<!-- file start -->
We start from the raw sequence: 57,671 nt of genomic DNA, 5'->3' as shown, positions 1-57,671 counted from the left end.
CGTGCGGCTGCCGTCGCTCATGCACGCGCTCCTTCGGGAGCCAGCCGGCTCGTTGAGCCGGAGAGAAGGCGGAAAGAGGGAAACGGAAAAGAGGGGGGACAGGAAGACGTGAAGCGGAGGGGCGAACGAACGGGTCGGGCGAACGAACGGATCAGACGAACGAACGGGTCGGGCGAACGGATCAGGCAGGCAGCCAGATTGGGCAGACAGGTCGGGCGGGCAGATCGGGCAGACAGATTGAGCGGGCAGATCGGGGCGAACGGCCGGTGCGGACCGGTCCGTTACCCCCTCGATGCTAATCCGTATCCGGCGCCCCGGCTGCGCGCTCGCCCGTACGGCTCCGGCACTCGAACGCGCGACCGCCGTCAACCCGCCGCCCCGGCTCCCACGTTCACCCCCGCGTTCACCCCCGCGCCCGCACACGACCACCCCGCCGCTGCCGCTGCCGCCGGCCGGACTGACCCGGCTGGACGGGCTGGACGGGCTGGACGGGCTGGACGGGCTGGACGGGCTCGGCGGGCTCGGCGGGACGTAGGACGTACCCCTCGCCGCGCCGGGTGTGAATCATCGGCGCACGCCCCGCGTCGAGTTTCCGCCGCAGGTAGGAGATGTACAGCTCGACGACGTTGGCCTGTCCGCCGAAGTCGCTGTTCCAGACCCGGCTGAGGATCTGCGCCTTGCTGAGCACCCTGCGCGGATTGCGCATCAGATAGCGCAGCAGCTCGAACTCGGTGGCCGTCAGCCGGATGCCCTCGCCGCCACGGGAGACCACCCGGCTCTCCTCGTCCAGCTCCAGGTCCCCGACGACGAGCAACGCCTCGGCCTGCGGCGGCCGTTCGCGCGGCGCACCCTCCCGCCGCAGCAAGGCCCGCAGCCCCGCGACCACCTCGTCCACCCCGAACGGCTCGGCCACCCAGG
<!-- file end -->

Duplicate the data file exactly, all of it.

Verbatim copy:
We start from the raw sequence: 57,671 nt of genomic DNA, 5'->3' as shown, positions 1-57,671 counted from the left end.
CGTGCGGCTGCCGTCGCTCATGCACGCGCTCCTTCGGGAGCCAGCCGGCTCGTTGAGCCGGAGAGAAGGCGGAAAGAGGGAAACGGAAAAGAGGGGGGACAGGAAGACGTGAAGCGGAGGGGCGAACGAACGGGTCGGGCGAACGAACGGATCAGACGAACGAACGGGTCGGGCGAACGGATCAGGCAGGCAGCCAGATTGGGCAGACAGGTCGGGCGGGCAGATCGGGCAGACAGATTGAGCGGGCAGATCGGGGCGAACGGCCGGTGCGGACCGGTCCGTTACCCCCTCGATGCTAATCCGTATCCGGCGCCCCGGCTGCGCGCTCGCCCGTACGGCTCCGGCACTCGAACGCGCGACCGCCGTCAACCCGCCGCCCCGGCTCCCACGTTCACCCCCGCGTTCACCCCCGCGCCCGCACACGACCACCCCGCCGCTGCCGCTGCCGCCGGCCGGACTGACCCGGCTGGACGGGCTGGACGGGCTGGACGGGCTGGACGGGCTGGACGGGCTCGGCGGGCTCGGCGGGACGTAGGACGTACCCCTCGCCGCGCCGGGTGTGAATCATCGGCGCACGCCCCGCGTCGAGTTTCCGCCGCAGGTAGGAGATGTACAGCTCGACGACGTTGGCCTGTCCGCCGAAGTCGCTGTTCCAGACCCGGCTGAGGATCTGCGCCTTGCTGAGCACCCTGCGCGGATTGCGCATCAGATAGCGCAGCAGCTCGAACTCGGTGGCCGTCAGCCGGATGCCCTCGCCGCCACGGGAGACCACCCGGCTCTCCTCGTCCAGCTCCAGGTCCCCGACGACGAGCAACGCCTCGGCCTGCGGCGGCCGTTCGCGCGGCGCACCCTCCCGCCGCAGCAAGGCCCGCAGCCCCGCGACCACCTCGTCCACCCCGAACGGCTCGGCCACCCAGG